Sir John Soane's Museum by Sir John Soane. Rebuilt 1792-1823. 12-14 Lincoln's Inn Fields, London. [Click on pictures below for larger images.]
Sir John Soane first moved into and rebuilt no. 12, then no. 13 and finally, after his wife's death, no. 14, unifying them by a distinctive frontage incorporating Coade Stone caryatids. The first house was for his family home, the second was for his growing collection of artefacts, and the third was rented out, although he used the stable-yard behind it to extend his display space. The Museum was opened to the public unless the weather was "wet or dirty" with the intention of educating and inspiring "Amateurs and Students in Painting, Architecture and Sculpture" (qtd. in Sir John Soane's Museum). Left to the nation for the same purpose, it continues to delight visitors with its domestic interiors (which make an ingenious use of concealed skylights, mirrors, and colour, for instance) and its heterogeneous collection of wonderful treasures, from his prized Egyptian sarcophagus to the originals of Hogarth's The Rake's Progress and The Election.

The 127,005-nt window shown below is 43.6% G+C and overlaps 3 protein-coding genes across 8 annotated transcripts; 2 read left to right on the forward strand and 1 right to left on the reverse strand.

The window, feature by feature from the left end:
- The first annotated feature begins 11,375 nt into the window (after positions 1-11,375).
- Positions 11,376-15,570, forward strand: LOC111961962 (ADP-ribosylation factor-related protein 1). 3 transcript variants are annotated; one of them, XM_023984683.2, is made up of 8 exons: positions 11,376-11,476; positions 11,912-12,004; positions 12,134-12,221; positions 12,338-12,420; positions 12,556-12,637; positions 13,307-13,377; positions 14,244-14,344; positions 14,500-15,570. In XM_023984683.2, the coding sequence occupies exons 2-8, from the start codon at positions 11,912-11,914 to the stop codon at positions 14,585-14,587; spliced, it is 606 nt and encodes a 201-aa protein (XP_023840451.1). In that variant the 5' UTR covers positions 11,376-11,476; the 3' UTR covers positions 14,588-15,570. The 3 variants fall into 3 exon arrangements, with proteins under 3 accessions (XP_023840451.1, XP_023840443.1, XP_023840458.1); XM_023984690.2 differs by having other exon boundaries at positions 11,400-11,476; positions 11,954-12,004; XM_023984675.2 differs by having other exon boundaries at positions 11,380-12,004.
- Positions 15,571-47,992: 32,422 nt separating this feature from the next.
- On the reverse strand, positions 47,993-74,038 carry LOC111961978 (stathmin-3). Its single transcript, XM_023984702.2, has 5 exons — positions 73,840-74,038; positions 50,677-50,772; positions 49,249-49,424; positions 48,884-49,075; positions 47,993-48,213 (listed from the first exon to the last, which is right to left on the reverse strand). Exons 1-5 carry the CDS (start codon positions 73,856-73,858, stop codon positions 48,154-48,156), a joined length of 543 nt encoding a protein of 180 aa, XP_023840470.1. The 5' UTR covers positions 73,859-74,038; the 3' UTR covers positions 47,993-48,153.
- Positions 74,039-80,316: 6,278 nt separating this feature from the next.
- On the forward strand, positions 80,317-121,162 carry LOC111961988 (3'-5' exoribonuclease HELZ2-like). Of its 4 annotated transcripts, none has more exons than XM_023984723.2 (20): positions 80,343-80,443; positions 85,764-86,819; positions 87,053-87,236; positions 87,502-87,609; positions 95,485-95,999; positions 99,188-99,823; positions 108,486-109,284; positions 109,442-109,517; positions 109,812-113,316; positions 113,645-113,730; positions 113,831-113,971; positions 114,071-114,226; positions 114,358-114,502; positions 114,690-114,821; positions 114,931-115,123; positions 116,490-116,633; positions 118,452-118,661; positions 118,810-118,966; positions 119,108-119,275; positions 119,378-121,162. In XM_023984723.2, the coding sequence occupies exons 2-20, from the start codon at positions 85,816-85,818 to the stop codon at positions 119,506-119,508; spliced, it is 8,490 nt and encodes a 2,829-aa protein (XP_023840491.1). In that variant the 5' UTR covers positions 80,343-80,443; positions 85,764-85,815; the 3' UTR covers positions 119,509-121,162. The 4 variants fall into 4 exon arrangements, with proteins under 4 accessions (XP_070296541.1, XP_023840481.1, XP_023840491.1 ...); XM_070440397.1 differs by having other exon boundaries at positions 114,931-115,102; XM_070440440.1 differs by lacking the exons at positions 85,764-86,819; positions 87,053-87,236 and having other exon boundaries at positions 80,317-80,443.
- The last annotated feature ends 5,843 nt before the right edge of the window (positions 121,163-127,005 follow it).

Photograph, caption, and commentary 2011 by the author. You may use this image without prior permission for any scholarly or educational purpose as long as you (1) credit the photographer and (2) link your document to this URL or cite it in a print one.]
Sir John Soane's Museum: A Short Description. Available at the museum.
Weinreb, Ben, et al. The London Encyclopaedia. 3rd ed. London: Macmillan, 2008.
Last modified 28 January 2011